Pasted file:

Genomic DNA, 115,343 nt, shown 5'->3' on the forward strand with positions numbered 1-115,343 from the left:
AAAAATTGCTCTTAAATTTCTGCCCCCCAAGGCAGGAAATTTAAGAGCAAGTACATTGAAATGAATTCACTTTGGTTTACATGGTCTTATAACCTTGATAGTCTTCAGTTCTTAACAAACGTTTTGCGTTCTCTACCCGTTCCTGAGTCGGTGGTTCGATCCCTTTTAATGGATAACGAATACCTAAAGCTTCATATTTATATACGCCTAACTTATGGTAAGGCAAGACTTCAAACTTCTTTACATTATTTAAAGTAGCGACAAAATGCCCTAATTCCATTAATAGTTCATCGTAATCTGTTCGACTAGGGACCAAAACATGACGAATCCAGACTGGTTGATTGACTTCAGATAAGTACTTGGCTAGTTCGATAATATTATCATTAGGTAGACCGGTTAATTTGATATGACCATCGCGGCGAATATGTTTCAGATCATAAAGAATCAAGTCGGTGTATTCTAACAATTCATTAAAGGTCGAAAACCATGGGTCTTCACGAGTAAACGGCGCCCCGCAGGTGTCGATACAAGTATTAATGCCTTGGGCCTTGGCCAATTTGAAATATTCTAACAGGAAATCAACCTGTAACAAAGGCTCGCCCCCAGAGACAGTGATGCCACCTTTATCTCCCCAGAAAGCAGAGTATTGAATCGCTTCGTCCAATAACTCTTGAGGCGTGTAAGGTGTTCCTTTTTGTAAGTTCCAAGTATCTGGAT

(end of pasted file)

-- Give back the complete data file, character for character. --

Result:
Genomic DNA, 115,343 nt, shown 5'->3' on the forward strand with positions numbered 1-115,343 from the left:
AAAAATTGCTCTTAAATTTCTGCCCCCCAAGGCAGGAAATTTAAGAGCAAGTACATTGAAATGAATTCACTTTGGTTTACATGGTCTTATAACCTTGATAGTCTTCAGTTCTTAACAAACGTTTTGCGTTCTCTACCCGTTCCTGAGTCGGTGGTTCGATCCCTTTTAATGGATAACGAATACCTAAAGCTTCATATTTATATACGCCTAACTTATGGTAAGGCAAGACTTCAAACTTCTTTACATTATTTAAAGTAGCGACAAAATGCCCTAATTCCATTAATAGTTCATCGTAATCTGTTCGACTAGGGACCAAAACATGACGAATCCAGACTGGTTGATTGACTTCAGATAAGTACTTGGCTAGTTCGATAATATTATCATTAGGTAGACCGGTTAATTTGATATGACCATCGCGGCGAATATGTTTCAGATCATAAAGAATCAAGTCGGTGTATTCTAACAATTCATTAAAGGTCGAAAACCATGGGTCTTCACGAGTAAACGGCGCCCCGCAGGTGTCGATACAAGTATTAATGCCTTGGGCCTTGGCCAATTTGAAATATTCTAACAGGAAATCAACCTGTAACAAAGGCTCGCCCCCAGAGACAGTGATGCCACCTTTATCTCCCCAGAAAGCAGAGTATTGAATCGCTTCGTCCAATAACTCTTGAGGCGTGTAAGGTGTTCCTTTTTGTAAGTTCCAAGTATCTGGAT